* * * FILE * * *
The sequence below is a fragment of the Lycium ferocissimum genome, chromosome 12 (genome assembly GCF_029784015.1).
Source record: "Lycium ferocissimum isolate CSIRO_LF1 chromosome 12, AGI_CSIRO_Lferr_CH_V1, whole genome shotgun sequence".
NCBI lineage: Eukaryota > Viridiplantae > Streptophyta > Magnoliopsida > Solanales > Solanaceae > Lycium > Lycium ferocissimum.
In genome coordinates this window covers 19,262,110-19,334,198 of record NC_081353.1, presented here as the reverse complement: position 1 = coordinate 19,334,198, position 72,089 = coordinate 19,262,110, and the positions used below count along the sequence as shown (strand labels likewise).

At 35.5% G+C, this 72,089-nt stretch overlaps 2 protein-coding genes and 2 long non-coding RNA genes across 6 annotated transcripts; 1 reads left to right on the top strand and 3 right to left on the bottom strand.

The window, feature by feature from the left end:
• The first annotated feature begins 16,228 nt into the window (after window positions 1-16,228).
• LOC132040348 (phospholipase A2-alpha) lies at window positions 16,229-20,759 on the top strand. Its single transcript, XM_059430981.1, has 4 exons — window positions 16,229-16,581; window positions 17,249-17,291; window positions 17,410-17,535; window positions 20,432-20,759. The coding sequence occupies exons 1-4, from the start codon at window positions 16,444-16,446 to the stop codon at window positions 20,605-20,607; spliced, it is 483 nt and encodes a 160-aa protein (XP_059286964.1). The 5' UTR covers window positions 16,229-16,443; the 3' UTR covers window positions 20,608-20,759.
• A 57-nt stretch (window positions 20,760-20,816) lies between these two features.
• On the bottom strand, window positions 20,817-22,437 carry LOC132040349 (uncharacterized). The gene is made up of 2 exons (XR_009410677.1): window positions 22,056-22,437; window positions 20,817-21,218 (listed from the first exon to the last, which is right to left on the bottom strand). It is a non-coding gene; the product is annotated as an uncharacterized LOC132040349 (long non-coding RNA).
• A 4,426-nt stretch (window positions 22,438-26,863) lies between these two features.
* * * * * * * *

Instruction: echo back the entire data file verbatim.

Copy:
The sequence below is a fragment of the Lycium ferocissimum genome, chromosome 12 (genome assembly GCF_029784015.1).
Source record: "Lycium ferocissimum isolate CSIRO_LF1 chromosome 12, AGI_CSIRO_Lferr_CH_V1, whole genome shotgun sequence".
NCBI lineage: Eukaryota > Viridiplantae > Streptophyta > Magnoliopsida > Solanales > Solanaceae > Lycium > Lycium ferocissimum.
In genome coordinates this window covers 19,262,110-19,334,198 of record NC_081353.1, presented here as the reverse complement: position 1 = coordinate 19,334,198, position 72,089 = coordinate 19,262,110, and the positions used below count along the sequence as shown (strand labels likewise).

At 35.5% G+C, this 72,089-nt stretch overlaps 2 protein-coding genes and 2 long non-coding RNA genes across 6 annotated transcripts; 1 reads left to right on the top strand and 3 right to left on the bottom strand.

The window, feature by feature from the left end:
• The first annotated feature begins 16,228 nt into the window (after window positions 1-16,228).
• LOC132040348 (phospholipase A2-alpha) lies at window positions 16,229-20,759 on the top strand. Its single transcript, XM_059430981.1, has 4 exons — window positions 16,229-16,581; window positions 17,249-17,291; window positions 17,410-17,535; window positions 20,432-20,759. The coding sequence occupies exons 1-4, from the start codon at window positions 16,444-16,446 to the stop codon at window positions 20,605-20,607; spliced, it is 483 nt and encodes a 160-aa protein (XP_059286964.1). The 5' UTR covers window positions 16,229-16,443; the 3' UTR covers window positions 20,608-20,759.
• A 57-nt stretch (window positions 20,760-20,816) lies between these two features.
• On the bottom strand, window positions 20,817-22,437 carry LOC132040349 (uncharacterized). The gene is made up of 2 exons (XR_009410677.1): window positions 22,056-22,437; window positions 20,817-21,218 (listed from the first exon to the last, which is right to left on the bottom strand). It is a non-coding gene; the product is annotated as an uncharacterized LOC132040349 (long non-coding RNA).
• A 4,426-nt stretch (window positions 22,438-26,863) lies between these two features.